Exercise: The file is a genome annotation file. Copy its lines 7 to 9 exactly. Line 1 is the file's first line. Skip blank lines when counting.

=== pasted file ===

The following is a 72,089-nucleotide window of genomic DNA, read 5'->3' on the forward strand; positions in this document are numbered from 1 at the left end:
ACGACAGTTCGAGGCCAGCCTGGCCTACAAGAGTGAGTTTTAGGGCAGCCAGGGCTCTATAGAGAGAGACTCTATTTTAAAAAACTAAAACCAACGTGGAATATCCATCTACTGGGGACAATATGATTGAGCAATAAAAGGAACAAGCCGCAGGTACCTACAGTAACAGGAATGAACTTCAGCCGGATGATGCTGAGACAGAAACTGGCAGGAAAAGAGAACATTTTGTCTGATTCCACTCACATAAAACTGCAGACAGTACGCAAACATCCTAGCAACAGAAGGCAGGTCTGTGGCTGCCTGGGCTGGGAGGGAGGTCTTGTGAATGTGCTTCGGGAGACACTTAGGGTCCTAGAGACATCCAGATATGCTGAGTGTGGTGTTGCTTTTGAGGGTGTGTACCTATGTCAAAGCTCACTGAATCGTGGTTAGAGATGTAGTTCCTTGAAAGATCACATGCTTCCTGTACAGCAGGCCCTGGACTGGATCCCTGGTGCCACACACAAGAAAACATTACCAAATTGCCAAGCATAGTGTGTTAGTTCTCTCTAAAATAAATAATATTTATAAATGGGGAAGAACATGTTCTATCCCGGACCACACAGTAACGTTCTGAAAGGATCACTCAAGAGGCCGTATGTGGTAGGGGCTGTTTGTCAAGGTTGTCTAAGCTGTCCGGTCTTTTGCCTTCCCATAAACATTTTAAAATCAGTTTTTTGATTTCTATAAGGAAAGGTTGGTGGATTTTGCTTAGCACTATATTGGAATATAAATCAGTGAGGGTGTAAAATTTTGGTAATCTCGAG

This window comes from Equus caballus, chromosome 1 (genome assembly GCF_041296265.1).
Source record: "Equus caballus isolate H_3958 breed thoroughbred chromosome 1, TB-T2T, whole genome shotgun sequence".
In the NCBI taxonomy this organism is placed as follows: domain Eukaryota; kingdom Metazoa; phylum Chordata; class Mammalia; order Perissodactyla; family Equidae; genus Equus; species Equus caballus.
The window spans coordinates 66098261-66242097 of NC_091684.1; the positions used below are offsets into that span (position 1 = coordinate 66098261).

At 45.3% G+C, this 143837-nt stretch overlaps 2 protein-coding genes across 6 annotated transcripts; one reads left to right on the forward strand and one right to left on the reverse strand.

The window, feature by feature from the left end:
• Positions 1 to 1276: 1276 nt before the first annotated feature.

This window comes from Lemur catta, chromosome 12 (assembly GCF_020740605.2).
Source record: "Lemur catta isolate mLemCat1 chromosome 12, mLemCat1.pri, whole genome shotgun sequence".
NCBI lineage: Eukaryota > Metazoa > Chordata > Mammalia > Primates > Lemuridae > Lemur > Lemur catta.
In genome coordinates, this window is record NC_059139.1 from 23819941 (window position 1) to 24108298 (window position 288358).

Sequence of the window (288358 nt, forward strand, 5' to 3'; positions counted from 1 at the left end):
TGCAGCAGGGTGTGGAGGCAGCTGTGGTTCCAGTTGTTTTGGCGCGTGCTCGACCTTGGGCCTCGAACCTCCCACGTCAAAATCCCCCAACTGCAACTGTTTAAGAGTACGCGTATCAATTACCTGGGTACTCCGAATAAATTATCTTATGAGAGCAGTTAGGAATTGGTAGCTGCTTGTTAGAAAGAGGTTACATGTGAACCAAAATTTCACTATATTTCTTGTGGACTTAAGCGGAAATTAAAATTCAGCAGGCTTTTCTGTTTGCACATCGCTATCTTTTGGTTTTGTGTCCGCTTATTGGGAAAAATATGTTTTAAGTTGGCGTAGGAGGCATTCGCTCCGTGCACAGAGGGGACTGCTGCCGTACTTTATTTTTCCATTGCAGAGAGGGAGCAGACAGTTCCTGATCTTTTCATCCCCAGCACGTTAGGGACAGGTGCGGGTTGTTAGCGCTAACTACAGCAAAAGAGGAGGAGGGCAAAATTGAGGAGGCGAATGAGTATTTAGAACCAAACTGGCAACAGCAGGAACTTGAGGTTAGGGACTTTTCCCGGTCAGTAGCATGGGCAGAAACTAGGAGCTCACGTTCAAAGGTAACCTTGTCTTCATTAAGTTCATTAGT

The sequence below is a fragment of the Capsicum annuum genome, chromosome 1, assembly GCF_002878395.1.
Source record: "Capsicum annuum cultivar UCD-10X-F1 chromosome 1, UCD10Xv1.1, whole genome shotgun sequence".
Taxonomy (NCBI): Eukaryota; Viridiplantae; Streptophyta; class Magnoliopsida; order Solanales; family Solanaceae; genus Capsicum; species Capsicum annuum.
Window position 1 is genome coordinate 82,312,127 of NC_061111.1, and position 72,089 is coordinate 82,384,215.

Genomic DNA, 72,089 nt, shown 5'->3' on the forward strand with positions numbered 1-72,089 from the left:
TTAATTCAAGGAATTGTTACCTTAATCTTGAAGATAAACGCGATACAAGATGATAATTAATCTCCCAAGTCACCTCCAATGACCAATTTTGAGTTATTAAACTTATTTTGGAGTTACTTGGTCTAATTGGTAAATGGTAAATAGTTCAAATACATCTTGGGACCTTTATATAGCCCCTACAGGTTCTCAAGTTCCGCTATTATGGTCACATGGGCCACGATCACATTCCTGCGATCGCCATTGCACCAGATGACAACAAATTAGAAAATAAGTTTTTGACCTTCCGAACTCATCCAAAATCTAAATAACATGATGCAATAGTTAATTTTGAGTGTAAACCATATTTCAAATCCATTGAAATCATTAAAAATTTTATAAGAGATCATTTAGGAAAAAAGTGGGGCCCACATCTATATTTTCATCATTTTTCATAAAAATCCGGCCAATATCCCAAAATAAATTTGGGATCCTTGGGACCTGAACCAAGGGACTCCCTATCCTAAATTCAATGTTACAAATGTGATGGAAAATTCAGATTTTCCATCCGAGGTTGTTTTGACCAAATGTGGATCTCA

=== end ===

At 45.3% G+C, this 143837-nt stretch overlaps 2 protein-coding genes across 6 annotated transcripts; one reads left to right on the forward strand and one right to left on the reverse strand.

The window, feature by feature from the left end:
• Positions 1 to 1276: 1276 nt before the first annotated feature.